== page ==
When children or adolescents are going through a rough time, such as family troubles or problems in school, they might feel more supported if they talk to a therapist. They may be feeling sad, angry, or overwhelmed by what's been happening at home, school, or with their peer group and need help sorting out their feelings, thoughts, and finding solutions to their problems. This is when therapy can be highly beneficial.
Therapy for children can be a little different than your traditional “talk therapy.” Often this type of approach is much too invasive & uncomfortable. Instead, children and even some adolescents respond well to play therapy. Play therapy is a creative approach to addressing issues that the child/adolescent is struggling with. It may involve use of dramatic play, art, sand tray, use of creative workbooks, games, etc. The use of play fosters a creative, safe, & comfortable environment for children/adolescents to explore their self esteem, work through issues they are struggling with, & learn coping skills to deal with everyday stress.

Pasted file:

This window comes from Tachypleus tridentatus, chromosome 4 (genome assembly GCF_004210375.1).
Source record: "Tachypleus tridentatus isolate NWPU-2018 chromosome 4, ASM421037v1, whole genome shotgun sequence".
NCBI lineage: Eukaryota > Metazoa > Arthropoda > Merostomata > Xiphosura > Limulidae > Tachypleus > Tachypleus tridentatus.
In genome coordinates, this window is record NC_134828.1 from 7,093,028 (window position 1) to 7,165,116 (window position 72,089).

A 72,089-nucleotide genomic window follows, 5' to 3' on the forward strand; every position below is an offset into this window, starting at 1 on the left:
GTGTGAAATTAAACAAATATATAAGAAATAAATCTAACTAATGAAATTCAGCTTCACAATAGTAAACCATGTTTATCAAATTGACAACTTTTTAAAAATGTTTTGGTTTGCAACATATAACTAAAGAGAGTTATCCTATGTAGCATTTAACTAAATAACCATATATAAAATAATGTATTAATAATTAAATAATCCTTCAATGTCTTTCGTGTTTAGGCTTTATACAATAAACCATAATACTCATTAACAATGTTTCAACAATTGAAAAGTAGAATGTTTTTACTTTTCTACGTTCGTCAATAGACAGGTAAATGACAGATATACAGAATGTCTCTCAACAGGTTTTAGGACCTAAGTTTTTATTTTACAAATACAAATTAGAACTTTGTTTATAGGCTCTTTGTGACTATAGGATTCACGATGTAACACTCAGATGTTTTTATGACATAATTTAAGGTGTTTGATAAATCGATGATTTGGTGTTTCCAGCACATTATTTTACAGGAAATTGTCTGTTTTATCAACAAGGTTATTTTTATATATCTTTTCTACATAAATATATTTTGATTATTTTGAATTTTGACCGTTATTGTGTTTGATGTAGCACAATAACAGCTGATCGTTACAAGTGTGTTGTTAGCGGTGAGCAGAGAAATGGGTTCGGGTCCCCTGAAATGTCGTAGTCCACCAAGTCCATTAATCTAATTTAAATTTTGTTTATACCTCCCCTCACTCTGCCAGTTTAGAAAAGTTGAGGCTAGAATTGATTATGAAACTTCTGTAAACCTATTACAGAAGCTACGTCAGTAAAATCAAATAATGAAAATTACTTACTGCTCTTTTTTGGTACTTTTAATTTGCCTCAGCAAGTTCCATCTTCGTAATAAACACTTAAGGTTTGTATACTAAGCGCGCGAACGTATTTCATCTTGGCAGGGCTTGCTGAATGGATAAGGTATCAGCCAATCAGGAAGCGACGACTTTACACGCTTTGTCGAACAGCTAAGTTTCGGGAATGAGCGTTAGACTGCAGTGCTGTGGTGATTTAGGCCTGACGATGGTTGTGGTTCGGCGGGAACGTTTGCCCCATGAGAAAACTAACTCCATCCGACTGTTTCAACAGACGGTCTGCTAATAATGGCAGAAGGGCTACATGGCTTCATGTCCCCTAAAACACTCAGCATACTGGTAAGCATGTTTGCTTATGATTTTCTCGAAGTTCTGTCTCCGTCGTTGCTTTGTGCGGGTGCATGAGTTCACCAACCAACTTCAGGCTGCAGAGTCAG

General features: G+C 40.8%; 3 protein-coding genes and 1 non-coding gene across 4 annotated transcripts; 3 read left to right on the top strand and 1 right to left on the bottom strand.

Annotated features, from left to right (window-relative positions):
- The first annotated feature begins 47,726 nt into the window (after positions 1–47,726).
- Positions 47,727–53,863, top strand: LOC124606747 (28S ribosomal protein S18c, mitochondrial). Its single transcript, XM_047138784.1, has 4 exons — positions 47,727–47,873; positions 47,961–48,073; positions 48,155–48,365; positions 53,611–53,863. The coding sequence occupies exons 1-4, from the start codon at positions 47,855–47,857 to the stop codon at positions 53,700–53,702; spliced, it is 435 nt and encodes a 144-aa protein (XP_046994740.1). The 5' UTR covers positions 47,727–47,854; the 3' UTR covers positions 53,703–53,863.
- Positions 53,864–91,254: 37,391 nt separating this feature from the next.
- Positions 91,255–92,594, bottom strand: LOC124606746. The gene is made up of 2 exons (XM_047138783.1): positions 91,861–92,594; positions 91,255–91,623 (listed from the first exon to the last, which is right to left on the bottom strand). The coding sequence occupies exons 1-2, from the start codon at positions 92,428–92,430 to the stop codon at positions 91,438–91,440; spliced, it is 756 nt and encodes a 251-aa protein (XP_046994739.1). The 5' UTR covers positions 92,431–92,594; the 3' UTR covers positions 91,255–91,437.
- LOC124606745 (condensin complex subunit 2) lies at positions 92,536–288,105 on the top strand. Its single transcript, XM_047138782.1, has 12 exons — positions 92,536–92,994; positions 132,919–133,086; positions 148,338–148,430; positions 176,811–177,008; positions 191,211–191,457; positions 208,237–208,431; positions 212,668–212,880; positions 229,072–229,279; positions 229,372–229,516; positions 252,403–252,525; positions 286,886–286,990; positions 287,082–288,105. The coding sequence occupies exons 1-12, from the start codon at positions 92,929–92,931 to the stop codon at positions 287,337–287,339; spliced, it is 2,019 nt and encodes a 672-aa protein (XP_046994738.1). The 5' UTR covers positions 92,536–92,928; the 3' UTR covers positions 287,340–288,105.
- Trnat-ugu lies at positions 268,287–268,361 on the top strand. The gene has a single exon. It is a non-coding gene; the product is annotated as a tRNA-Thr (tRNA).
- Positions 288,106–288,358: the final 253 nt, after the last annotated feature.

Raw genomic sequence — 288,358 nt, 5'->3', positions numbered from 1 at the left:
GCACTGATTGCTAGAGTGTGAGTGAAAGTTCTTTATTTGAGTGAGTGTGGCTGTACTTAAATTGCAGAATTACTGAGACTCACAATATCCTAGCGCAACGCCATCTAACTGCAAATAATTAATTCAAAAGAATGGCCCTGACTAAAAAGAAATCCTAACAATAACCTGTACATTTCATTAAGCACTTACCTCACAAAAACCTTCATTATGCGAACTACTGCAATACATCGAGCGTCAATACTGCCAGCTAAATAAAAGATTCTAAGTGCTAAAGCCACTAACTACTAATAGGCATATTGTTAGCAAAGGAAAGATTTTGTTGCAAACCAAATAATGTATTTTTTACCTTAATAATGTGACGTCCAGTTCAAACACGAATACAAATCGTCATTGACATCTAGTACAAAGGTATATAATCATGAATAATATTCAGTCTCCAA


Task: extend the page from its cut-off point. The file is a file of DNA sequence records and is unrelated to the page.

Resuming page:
Therapy for adolescents or teens is often very similar to that of adults in that is often is based primarily in “talking” rather than playing. I have found that often, teens respond well to having someone other than their parents or peer group to work through issues they are struggling with. Adolescence can be a very difficult time for most teens & navigating through the stress of this age can be facilitated by talking to a therapist that can help provide feedback in a nondefensive manner and teach coping strategies to deal with stress.
Minors and Confidentiality
Therapists respect the privacy of their clients and they keep things they're told confidential. A therapist won't tell anyone else — including parents — about what a person discusses in his or her sessions unless that person gives permission. The only exception is if therapists believe their clients may harm themselves, others, or has been a victim of a crime such as child abuse.
If the issue of privacy and confidentiality worries you, be sure to ask your therapist about it during your first meeting. It's important to feel comfortable with your therapist so you can talk openly about your situation.
Warning Signs Your Child Needs Help: